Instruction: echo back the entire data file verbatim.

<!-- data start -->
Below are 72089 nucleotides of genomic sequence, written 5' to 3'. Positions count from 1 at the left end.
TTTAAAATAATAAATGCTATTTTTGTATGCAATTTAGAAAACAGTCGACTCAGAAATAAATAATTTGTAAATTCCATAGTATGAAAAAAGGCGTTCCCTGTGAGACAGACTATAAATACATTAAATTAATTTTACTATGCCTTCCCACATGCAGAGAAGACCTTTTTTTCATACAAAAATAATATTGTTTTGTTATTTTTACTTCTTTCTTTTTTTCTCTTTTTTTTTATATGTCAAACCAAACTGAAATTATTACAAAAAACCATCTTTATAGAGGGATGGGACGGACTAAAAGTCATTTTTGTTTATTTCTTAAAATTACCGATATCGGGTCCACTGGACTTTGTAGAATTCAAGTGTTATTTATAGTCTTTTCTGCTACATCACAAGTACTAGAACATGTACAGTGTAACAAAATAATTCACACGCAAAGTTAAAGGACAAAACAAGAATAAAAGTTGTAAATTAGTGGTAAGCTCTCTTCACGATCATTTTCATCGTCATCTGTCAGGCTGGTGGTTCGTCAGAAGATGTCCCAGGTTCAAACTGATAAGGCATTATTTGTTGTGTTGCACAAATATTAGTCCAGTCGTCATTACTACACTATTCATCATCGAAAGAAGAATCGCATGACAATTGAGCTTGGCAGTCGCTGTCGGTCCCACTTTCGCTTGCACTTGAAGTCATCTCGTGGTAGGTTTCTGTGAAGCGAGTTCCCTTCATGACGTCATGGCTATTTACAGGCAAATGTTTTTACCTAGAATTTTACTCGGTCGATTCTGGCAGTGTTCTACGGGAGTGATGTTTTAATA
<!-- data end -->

Below are 72089 nucleotides of genomic sequence, written 5' to 3'. Positions count from 1 at the left end.
TTTAAAATAATAAATGCTATTTTTGTATGCAATTTAGAAAACAGTCGACTCAGAAATAAATAATTTGTAAATTCCATAGTATGAAAAAAGGCGTTCCCTGTGAGACAGACTATAAATACATTAAATTAATTTTACTATGCCTTCCCACATGCAGAGAAGACCTTTTTTTCATACAAAAATAATATTGTTTTGTTATTTTTACTTCTTTCTTTTTTTCTCTTTTTTTTTATATGTCAAACCAAACTGAAATTATTACAAAAAACCATCTTTATAGAGGGATGGGACGGACTAAAAGTCATTTTTGTTTATTTCTTAAAATTACCGATATCGGGTCCACTGGACTTTGTAGAATTCAAGTGTTATTTATAGTCTTTTCTGCTACATCACAAGTACTAGAACATGTACAGTGTAACAAAATAATTCACACGCAAAGTTAAAGGACAAAACAAGAATAAAAGTTGTAAATTAGTGGTAAGCTCTCTTCACGATCATTTTCATCGTCATCTGTCAGGCTGGTGGTTCGTCAGAAGATGTCCCAGGTTCAAACTGATAAGGCATTATTTGTTGTGTTGCACAAATATTAGTCCAGTCGTCATTACTACACTATTCATCATCGAAAGAAGAATCGCATGACAATTGAGCTTGGCAGTCGCTGTCGGTCCCACTTTCGCTTGCACTTGAAGTCATCTCGTGGTAGGTTTCTGTGAAGCGAGTTCCCTTCATGACGTCATGGCTATTTACAGGCAAATGTTTTTACCTAGAATTTTACTCGGTCGATTCTGGCAGTGTTCTACGGGAGTGATGTTTTAATA